And finally you ask somebody: What? You stop a guy and ask. And he tells you.
And you look into it for yourself.
And then you know.
So you tell your journaling coach. It’s lies. It’s lies on the Internet, from anonymous liars. And he tells you it would be a useful exercise to take some wet swings in the diary. Get it down for yourself. Write your truth, for an audience of one Captain.
And so you do. You explain to yourself it doesn’t even make sense. A girl you’re dating with keys to your “apartment”? You occupy most of a floor in a concierge building with 10 layers of security. Your private elevator has armed ex-SEAL operators. No one’s walking in on you by accident. It would take an A-Rod-level super-genius to infiltrate your space, and even with him, it always seemed to involve some kind of dark centaur magic more than any kind of sophisticated plan. Or possibly bribes; he’s an incredibly rich man. None of your dates have that kind of means. Maybe Mariah now, but not back in the day.
You explain that the liars don’t know there’s an engraved brass sign right outside of the Hologram Highlight Arena that spells out the rules: FULL PINSTRIPES REQUIRED AT ALL TIMES INSIDE. NO EXCEPTIONS. And highlights from the couch? In two dimensions? Is it Class A? What good could that possibly do? Would you simulate The Dive into a pile of sofa cushions instead of into the five rows of specially cushioned Yankee Stadium seats you had installed just for the Summer 2004 reel? Does that make sense to anyone?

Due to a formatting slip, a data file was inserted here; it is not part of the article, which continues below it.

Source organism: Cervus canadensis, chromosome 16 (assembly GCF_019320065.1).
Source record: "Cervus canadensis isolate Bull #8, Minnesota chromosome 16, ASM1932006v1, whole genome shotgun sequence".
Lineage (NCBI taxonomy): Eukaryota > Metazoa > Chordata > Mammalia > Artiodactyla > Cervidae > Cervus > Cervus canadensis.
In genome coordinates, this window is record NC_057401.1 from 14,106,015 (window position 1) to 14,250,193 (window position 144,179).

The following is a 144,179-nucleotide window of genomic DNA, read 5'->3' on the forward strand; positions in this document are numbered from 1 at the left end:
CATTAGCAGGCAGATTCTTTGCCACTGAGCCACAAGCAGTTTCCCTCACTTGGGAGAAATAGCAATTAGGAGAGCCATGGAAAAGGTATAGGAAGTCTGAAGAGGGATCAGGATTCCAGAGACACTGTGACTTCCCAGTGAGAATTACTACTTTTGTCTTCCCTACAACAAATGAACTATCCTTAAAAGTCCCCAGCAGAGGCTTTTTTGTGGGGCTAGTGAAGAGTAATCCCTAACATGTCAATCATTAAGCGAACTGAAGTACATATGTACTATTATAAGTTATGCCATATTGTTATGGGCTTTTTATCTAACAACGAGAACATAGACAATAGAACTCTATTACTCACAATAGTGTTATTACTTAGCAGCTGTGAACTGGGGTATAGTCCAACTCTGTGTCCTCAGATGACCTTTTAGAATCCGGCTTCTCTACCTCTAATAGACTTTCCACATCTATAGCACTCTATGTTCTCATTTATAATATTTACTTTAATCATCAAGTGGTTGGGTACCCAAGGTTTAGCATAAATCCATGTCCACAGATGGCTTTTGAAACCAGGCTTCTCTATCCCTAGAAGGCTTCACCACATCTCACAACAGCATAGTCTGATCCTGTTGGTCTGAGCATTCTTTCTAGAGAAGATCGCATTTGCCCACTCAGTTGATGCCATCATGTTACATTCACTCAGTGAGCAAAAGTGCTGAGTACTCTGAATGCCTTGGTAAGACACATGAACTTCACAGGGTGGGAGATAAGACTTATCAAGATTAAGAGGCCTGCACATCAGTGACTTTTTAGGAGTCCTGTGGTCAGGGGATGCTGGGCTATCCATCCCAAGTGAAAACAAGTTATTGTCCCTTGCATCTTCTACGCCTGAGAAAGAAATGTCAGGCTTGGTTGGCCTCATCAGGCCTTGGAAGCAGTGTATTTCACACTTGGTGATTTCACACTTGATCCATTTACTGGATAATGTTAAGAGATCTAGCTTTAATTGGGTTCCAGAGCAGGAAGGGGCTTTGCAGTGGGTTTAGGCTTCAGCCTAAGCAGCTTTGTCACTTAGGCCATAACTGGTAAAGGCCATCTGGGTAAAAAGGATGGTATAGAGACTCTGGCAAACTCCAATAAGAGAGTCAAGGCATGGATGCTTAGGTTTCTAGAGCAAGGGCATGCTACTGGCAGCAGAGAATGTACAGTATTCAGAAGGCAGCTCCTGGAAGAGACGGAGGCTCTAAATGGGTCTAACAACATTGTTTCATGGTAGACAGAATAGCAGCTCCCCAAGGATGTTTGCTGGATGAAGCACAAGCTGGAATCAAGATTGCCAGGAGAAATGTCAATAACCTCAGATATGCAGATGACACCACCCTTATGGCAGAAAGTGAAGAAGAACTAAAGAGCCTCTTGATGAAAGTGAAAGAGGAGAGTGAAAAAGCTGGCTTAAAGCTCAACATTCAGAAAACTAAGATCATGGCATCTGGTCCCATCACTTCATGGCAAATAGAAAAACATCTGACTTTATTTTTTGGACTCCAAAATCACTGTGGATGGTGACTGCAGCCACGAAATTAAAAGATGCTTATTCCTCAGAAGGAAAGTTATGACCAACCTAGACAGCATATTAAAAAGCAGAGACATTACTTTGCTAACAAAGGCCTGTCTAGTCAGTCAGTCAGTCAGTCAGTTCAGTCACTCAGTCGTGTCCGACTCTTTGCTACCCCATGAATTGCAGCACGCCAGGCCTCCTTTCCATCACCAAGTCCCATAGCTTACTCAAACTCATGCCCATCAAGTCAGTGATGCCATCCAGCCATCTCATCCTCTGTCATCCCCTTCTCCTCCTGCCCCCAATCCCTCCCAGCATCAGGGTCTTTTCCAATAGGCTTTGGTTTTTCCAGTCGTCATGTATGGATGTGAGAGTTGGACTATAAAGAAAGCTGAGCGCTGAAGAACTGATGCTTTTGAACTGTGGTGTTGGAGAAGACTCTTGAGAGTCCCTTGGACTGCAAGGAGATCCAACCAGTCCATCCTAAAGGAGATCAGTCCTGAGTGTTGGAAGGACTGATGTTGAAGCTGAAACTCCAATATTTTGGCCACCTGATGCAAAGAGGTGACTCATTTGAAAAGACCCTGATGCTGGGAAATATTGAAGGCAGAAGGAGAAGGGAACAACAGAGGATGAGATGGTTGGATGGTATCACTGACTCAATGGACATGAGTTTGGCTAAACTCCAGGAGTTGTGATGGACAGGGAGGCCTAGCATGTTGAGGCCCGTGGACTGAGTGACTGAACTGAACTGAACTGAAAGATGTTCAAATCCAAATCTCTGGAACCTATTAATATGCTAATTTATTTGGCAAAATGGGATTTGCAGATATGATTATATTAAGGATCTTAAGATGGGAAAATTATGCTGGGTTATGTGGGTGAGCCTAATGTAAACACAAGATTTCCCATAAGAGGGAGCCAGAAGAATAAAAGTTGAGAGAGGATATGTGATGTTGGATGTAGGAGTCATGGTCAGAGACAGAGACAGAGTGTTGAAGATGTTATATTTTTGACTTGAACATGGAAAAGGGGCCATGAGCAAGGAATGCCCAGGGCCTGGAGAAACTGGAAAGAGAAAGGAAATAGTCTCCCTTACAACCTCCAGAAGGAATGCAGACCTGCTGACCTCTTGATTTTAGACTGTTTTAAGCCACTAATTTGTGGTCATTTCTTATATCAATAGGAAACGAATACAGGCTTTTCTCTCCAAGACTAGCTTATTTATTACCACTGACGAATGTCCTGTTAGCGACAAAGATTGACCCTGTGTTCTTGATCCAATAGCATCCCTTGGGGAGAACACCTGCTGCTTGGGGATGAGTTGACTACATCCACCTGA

Do they not realize it’s “Jetes,” not “JEETS”?
Did they not read the big news from this week, when you announced your plan to open a publishing imprint and become a patron of the written word? When do they think you plan on reading all the manuscripts — on breaks from naked highlight screaming? It’s crazy. It’s like they have no idea how much work it’s going to take to single-handedly revive the book industry while also winning the Series next year. They obviously didn’t think things through very much while coming up with their false stories.
So you write this all down in hopes of working through it. Your journaling coach asks how it makes you feel. And you tell him great, you think you’re past it now. Thanks, diary-skip.
But then you’re back at home. Maybe there’s a little more to say. But you’re not going to write it down. And you can’t engage faceless liars on the Internet at all.
So you pick up your unsharpened pencil and your blank notebook and you trace:
CaptainDJ2: I am the Captain of the New York Yankees and Five-Time World Series Champion Derek Jeter. Ask Me Anything. — DJ2
And you anticipate the first question:
anonymousuntruther13: yo is the YEAH JEETS story true dood? #yeahjeets
And your invisible answer:
CaptainDJ2: EAT ME. — DJ2
It’s petty but it feels good, even in the dry diary. Until the quick response:
anonymousuntruther13: Hey, Jetes. That’s not very nice.
It’s only then do you realize, through the truth of your own scribbling, of course it was him. You knew it in your heart all along.
He might as well have signed the original post with a hoofprint.
It’s going to be a very long offseason.
And no amount of Moneybraining can prepare you for it.